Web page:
At Barham, we teach a curriculum that is exciting, fun and imaginative. You can walk into any of our classrooms and find children who are engaged in thinking, questioning and learning. We have a long tradition of providing a rich curriculum where music, sport and art have a prominent place. Our school archives include a pupil’s book of sewing samples entered into the International Exhibition of London in 1871 and copies of the 1920s school magazine, ‘Upward’ which regularly celebrated children’s achievements in sports and music, in addition to reviews of school visits to the theatre and local area. Subsequent headteachers have ensured the curriculum continues to be broad with opportunities for children to find their talents and interests.
In order for our pupils to be well-prepared for the next phase of their education, we believe our curriculum and its implementation must develop pupils who are enquiring, resilient, independent and have high aspirations. Alongside these qualities needed for academic success, our Christian values pervade our approach, so developing a sense of compassion, humility, service, endurance and thankfulness are just as important.
Our beautiful village and the local area provide a fantastic resource for teaching our curriculum, By the time our pupils leave us they will have built dens in the local woods, explored Canterbury Cathedral, walked to Lord Kitchener’s house and discovered why Barham is ideal for growing vines. We also expect our children to have a good understanding of history, culture and geography beyond Barham to enable them to have a wider understanding of the world; our success in achieving the British Council International Award in 2019 is testament to this ambition.
We aim for our curriculum to be relevant to each child in the school, regardless of their age, gender, individual circumstances or academic ability. We think carefully about how curriculum skills develop as a child grows older, and the key knowledge they need to learn at each stage. Subject leaders take responsibility for overseeing this. The content of each subject is sequential, building on prior learning. Alongside this, we intend the implementation of our curriculum to have some fluidity – this means that pupils with special educational needs may access the curriculum in different and often very practical ways, whilst ensuring those who attain ‘greater depth’ standards are challenged, inspired and curious.
Reading has a strong focus at Barham. In addition to being taught phonics and reading skills, children are encouraged to read for enjoyment. Teachers read aloud high-quality texts in every class as well as providing story clubs, library challenges and author visits.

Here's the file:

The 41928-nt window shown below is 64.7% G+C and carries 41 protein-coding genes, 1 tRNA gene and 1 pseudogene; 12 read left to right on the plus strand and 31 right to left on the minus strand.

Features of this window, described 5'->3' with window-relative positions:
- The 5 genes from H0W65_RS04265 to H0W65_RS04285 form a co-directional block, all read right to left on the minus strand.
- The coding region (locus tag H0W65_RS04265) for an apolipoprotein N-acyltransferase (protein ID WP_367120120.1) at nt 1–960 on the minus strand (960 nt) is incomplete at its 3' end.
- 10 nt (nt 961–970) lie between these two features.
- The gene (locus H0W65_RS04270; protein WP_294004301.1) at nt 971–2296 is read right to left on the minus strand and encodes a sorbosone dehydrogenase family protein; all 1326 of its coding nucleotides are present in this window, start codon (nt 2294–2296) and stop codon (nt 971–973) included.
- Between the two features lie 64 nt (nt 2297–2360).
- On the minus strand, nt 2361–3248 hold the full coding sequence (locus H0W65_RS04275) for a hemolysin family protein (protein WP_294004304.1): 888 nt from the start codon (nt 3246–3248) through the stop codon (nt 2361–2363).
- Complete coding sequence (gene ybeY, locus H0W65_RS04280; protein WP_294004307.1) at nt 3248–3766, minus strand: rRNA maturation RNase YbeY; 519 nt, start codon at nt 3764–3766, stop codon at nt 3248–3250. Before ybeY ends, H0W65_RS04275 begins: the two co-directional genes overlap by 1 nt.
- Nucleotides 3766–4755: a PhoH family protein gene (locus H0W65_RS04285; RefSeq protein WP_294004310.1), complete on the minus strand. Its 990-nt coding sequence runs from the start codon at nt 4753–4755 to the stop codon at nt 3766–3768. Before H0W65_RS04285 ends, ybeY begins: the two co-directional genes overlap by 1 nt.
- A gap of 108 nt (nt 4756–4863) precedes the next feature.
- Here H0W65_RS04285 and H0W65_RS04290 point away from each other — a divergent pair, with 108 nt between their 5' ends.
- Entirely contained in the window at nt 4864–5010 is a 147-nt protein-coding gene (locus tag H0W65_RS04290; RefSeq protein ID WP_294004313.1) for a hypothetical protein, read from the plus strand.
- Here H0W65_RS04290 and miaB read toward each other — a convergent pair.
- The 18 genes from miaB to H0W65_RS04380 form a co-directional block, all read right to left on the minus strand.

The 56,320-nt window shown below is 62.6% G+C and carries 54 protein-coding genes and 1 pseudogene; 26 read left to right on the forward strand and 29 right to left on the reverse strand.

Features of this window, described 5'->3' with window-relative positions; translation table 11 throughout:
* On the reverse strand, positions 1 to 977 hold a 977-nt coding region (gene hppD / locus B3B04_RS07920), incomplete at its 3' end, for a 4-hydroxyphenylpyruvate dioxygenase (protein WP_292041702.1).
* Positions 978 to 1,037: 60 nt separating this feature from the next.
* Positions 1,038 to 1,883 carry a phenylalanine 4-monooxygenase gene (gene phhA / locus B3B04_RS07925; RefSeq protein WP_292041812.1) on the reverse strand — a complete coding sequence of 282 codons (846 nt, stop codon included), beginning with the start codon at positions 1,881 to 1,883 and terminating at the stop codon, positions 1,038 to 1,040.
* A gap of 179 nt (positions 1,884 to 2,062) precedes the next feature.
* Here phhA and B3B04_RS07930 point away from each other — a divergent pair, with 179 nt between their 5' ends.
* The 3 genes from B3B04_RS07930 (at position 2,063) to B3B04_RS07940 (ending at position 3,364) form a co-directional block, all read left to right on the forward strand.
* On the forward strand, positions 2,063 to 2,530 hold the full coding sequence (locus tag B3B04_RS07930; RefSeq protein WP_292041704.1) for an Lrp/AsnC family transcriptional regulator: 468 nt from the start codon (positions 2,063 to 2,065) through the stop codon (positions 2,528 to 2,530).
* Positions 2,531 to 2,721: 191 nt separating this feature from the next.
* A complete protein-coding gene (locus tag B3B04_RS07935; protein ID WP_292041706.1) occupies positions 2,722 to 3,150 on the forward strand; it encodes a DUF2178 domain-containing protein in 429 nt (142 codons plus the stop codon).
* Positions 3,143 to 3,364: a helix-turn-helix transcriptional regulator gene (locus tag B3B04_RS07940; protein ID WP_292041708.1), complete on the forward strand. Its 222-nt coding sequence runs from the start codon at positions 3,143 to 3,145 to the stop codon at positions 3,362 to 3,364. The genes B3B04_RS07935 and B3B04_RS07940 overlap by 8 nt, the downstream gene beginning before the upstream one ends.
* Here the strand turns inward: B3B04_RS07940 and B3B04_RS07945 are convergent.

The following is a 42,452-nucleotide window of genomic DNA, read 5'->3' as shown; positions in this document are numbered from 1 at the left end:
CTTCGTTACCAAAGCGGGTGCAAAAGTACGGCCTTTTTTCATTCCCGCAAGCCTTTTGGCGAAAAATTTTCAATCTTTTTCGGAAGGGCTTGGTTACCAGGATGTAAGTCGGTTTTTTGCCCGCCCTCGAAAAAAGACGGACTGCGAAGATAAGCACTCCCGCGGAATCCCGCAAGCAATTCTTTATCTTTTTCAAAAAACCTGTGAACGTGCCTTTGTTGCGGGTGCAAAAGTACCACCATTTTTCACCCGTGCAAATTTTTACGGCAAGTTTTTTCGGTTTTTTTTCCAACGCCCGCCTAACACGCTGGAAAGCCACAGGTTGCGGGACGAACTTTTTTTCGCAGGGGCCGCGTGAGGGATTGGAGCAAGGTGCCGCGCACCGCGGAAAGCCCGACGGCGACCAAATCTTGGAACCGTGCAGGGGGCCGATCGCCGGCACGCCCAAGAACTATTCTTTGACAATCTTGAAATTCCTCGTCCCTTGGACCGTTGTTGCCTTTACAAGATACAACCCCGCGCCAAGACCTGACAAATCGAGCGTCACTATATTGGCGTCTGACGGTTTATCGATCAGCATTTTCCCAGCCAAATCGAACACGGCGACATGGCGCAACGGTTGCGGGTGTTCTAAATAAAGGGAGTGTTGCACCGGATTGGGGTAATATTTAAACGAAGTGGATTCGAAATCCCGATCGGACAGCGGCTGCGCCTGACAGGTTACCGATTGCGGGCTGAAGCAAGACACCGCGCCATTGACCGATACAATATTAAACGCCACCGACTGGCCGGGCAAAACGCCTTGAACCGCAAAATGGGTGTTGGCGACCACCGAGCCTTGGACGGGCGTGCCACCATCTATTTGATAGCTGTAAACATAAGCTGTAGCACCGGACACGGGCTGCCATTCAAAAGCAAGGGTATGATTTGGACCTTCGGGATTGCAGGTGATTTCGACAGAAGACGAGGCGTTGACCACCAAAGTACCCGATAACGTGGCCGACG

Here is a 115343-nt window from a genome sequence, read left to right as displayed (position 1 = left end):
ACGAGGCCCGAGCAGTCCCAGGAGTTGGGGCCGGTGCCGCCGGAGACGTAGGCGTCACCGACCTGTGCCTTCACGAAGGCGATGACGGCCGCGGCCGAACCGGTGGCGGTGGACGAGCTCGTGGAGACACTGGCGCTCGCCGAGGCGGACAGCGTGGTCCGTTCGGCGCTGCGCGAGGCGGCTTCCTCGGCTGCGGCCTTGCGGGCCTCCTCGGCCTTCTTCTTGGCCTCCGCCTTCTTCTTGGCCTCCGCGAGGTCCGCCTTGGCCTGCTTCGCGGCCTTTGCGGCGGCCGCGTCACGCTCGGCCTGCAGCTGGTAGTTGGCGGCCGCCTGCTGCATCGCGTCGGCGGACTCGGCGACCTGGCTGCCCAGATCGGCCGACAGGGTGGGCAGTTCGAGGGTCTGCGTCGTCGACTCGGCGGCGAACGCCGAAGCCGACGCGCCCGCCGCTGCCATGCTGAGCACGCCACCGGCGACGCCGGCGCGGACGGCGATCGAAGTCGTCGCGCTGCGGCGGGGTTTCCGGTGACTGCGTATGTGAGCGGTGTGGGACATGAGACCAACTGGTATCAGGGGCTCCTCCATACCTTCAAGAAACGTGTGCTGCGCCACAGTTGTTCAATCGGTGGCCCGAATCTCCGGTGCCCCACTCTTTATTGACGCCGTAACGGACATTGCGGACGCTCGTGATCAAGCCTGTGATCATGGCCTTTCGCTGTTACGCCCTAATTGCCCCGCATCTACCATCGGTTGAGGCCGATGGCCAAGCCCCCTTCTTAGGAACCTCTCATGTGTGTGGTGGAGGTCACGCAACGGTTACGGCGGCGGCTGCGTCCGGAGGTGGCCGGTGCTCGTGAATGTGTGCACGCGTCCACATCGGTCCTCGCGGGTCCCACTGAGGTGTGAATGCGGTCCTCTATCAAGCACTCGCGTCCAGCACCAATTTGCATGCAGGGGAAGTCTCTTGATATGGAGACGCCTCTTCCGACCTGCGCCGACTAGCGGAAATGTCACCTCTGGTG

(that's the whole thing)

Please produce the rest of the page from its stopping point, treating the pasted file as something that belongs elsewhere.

High academic standards are an important goal for the school, and our focus on whole class reading, promoting maths fluency, supporting children to have a broad vocabulary and providing meaningful cross-curricular writing opportunities are some of the ways we have deliberately focused on ensuring pupils leave our school literate and numerate.
At Barham School you will see a connected curriculum which allows children to make links between subjects and for knowledge to be revisited. Our curriculum is under constant review in response to developments in education, our local context and our intent for the children. The teaching of important skills is enlivened by strong school traditions, staff and local specialists and some fantastic local, national and even international resources. We carefully consider, through regular staff and smaller team meetings, how our curriculum will meet the needs of all our pupils, changing the content to focus on specific knowledge and key skills or to make the learning accessible to our pupils' range of abilities and interests.
For example, our annual inter-house music competition not only provides opportunities for children throughout key stage 2 to develop their skills in listening, composing and performing music, but enables our pupils to have experience of and develop leadership skills, work in teams, become tolerant members of our community and gain confidence in performing in public. With our music specialist coaching colleagues, this important tradition is eagerly awaited by the whole school.
The Daffodil Tea, held during the spring term, provides a real purpose for developing art and cookery skills, whilst giving the children the chance to meet older people from the community, learn organisation skills and use their initiative.
The school’s link with a primary school in northern France, driven by our Languages lead teacher, has not only enabled the upper key stage 2 children to visit significant Second World War sites in France linked to their history learning, but has provided them with opportunities to develop friendships with French children, work out how to communicate in another language and experience another culture.